Meningitis (inflammation of the meninges): symptoms, causes, therapy

Brief overview

  • What is meningitis? An inflammation of the membranes that surround the brain – not to be confused with encephalitis. However, both inflammations can occur simultaneously (as meningoencephalitis).
  • Causes: Mostly viruses (TBE viruses, Coxsackie viruses, herpes viruses etc.) or bacteria (pneumococci, meningococci etc.). More rarely, other pathogens (such as fungi, protozoa), cancer or inflammatory diseases (such as sarcoidosis) are the cause of meningitis.
  • Signs & Symptoms: flu-like complaints (such as high fever, headache and aching limbs, nausea and vomiting), painful neck stiffness, sensitivity to noise and light, possibly clouding of consciousness up to unconsciousness, possibly neurological deficits (such as speech and walking disorders) and epileptic seizures.
  • Diagnosis: Taking a medical history (anamnesis), physical examination, blood sample, taking and analysis of cerebrospinal fluid (liquor puncture), computer tomography (CT), magnetic resonance imaging (MRT)
  • Treatment: With bacterial meningitis antibiotics and possibly dexamthesone (a cortisone). In case of viral meningitis, symptomatic treatment (fever and painkillers) and possibly viral medication (antivirals).
  • Prognosis: Untreated meningitis can become life-threatening within hours, especially bacterial meningitis. However, it can often be cured with early treatment. However, some patients suffer permanent damage (such as hearing loss).

Meningitis: Symptoms

In general, at the beginning of meningitis, symptoms similar to those of influenza appear. These include high fever, headaches, nausea and vomiting.

In the further course of the disease a painful neck stiffness (menigism) is added. It is a very typical meningitis symptom: the meninges are (in contrast to the brain) equipped with pain receptors. They therefore react to inflammation and irritation, as in meningitis, with pain. The neck also stiffens. The pain is particularly noticeable during head movements, because the meninges and spinal cords are slightly stretched. It hurts most when the chin is guided to the chest. The pain also causes the neck muscles to tense. It increases the stiffness of the neck.

Meninges and the brain itself can also be inflamed at the same time. This combination of meningitis and encephalitis is called meningoencephalitis.

The following is an overview of all the important meningitis symptoms in adults:


Meningitis: symptoms in adults
painful neck stiffness (meningism)
chronic widespread feeling of illness with aching limbs
increased light sensitivity of the eyes (photophobia)
increased noise sensitivity (phonophobia)
Nausea and vomiting
Back pain
Confusion and drowsiness
possibly dizziness, hearing disorders, epileptic seizures


Meningitis: symptoms of bacterial meningitis

The symptoms of meningitis are particularly severe in bacterial meningitis: within hours, the initially mild symptoms can worsen massively and even lead to death! It is therefore vital to recognise the signs of bacterial meningitis at an early stage and to alert the doctor.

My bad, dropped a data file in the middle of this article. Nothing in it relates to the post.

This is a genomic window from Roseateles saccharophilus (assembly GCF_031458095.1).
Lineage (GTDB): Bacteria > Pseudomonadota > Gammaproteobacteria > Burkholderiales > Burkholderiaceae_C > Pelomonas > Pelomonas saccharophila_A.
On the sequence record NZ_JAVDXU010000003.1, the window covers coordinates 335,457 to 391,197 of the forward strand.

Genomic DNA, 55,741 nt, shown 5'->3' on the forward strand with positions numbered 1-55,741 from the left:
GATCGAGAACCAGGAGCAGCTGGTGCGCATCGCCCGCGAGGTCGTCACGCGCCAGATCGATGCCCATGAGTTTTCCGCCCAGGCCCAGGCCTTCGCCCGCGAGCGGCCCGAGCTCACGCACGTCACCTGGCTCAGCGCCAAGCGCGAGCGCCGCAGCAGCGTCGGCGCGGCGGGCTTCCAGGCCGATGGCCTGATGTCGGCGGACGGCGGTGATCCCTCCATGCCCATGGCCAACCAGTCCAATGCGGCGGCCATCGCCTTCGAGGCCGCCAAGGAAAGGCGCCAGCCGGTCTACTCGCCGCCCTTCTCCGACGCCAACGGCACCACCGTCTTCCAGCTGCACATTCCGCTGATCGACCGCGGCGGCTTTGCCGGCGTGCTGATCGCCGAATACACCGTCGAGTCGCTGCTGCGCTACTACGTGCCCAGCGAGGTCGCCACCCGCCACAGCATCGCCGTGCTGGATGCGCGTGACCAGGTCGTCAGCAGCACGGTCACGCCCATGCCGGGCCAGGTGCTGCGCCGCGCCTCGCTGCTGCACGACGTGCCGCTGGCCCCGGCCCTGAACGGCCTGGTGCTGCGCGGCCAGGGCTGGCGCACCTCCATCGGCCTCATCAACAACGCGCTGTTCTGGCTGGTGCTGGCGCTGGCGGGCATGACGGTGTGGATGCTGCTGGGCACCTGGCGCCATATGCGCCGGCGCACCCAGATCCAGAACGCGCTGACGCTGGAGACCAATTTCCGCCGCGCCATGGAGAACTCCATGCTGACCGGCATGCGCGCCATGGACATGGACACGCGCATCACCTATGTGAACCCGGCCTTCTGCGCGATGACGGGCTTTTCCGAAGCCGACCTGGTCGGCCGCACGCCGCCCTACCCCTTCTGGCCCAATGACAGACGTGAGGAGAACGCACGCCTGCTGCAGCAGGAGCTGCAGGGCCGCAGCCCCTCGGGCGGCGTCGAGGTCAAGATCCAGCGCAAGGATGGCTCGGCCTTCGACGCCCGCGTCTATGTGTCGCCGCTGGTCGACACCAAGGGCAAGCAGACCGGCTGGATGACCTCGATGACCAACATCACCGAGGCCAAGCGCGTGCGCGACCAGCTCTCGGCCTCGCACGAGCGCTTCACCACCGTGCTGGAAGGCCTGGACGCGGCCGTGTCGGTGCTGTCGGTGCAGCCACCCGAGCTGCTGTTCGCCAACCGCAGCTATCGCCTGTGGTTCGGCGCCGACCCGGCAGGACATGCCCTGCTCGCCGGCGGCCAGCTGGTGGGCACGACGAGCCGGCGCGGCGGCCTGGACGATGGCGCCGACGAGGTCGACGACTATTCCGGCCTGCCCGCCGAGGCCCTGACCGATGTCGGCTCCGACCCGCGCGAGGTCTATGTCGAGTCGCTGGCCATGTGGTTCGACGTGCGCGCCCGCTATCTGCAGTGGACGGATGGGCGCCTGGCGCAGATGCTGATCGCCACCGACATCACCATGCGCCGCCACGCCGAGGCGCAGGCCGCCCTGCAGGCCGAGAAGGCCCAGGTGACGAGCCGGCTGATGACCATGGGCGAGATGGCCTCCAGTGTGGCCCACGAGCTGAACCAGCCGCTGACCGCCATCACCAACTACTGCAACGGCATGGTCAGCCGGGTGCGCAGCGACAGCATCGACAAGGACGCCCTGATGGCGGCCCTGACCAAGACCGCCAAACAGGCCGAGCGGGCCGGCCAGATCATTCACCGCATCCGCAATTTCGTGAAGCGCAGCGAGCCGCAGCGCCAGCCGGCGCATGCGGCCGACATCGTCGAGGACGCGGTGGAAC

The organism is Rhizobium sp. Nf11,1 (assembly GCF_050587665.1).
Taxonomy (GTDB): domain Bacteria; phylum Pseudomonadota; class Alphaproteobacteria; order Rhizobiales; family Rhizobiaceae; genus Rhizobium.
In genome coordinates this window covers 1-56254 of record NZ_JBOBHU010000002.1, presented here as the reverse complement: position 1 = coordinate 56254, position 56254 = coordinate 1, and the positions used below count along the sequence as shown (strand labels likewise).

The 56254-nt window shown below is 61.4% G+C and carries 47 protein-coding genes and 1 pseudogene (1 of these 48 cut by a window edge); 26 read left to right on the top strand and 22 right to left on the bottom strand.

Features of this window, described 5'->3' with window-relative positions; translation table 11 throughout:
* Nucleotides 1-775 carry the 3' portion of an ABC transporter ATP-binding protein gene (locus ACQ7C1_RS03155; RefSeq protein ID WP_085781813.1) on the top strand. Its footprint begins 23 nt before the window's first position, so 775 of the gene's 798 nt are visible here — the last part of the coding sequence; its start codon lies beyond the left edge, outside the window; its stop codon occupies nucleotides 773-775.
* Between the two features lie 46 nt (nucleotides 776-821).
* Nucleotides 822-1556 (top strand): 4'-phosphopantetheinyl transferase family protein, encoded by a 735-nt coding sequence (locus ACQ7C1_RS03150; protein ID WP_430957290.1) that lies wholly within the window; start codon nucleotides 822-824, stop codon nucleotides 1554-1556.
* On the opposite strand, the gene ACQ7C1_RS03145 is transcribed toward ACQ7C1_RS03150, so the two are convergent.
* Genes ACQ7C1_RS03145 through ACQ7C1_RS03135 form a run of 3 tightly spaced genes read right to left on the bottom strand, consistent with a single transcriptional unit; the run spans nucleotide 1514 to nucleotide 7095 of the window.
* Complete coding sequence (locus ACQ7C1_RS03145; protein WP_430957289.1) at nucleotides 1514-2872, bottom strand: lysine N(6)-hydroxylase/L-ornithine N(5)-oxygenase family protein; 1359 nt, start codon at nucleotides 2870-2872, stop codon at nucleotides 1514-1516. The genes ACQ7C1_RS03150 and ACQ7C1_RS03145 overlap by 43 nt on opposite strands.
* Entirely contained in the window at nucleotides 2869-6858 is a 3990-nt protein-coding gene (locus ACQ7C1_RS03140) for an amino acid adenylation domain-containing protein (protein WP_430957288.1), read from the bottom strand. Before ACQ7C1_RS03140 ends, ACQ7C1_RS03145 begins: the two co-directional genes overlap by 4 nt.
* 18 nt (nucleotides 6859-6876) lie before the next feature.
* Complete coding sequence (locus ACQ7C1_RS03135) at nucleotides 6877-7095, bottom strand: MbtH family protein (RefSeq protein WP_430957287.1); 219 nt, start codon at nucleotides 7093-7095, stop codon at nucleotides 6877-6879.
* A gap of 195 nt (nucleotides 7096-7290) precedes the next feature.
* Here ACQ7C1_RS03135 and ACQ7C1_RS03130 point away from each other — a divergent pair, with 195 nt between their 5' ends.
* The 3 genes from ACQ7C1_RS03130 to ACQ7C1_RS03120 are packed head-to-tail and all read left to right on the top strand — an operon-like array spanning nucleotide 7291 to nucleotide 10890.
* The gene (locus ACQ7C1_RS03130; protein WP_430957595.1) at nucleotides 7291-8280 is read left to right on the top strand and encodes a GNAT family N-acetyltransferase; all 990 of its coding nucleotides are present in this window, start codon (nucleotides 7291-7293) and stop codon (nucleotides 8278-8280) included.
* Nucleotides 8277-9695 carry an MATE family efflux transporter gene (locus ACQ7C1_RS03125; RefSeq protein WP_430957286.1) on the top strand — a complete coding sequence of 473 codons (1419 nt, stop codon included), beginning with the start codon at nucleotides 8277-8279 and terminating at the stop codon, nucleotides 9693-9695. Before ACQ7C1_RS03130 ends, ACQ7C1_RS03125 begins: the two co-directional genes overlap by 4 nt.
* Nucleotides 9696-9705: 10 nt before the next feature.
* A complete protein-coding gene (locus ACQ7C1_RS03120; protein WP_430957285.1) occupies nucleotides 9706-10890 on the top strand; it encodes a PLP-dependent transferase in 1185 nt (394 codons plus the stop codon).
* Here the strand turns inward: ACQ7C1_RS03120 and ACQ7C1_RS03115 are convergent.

The first symptoms of meningitis appear here two to five days (in the case of meningococcus about two to ten days) after one has been infected with the bacteria. As with other forms of meningitis, it begins with unspecific, flu-like symptoms. In the course of hours or a few days a highly acute clinical picture can develop. Those affected usually have severe headaches, extreme neck stiffness and fever. Neurological deficits are also possible, such as clouding of consciousness and slurred speech.


A possible complication of meningococcal meningitis is “blood poisoning” (sepsis): large numbers of the bacteria flood the patient’s blood. In severe cases, this meningococcal sepsis (meningitis sepsis) can develop into the so-called Waterhouse-Friderichsen syndrome (especially in children and people without a spleen):

The meningococci carry harmful sugar chains (endotoxins) on their surface. When the bacteria decay, these toxins are released into the blood in large quantities. This triggers an uncontrolled blood clotting reaction in the body: Numerous blood clots (thrombi) form, which can clog smaller vessels. In addition, the massive clot formation means that the coagulation factors necessary for blood coagulation are used up (consumption coagulopathy). This can cause severe bleeding in the skin, mucous membranes and internal organs.

For example, small bleedings in the skin and mucous membrane, so-called petechiae, occur initially. At first, they only appear as pin-sized, red or brownish dots. These become larger and larger as they progress and look like “bruises”. Bleeding into internal organs also occurs, for example in the adrenal glands. They are severely damaged by this, so that they fail as hormone producers. Doctors then speak of adrenal weakness (adrenal insufficiency). The heavy bleeding causes the blood pressure to drop, a state of shock can develop and even a coma. The mortality rate for Waterhouse-Friderichsen syndrome is high!

The Waterhouse-Friderichsen syndrome can occur with various bacterial diseases. Most often, however, it is the result of meningococcal meningitis.

Meningitis: symptoms of viral meningitis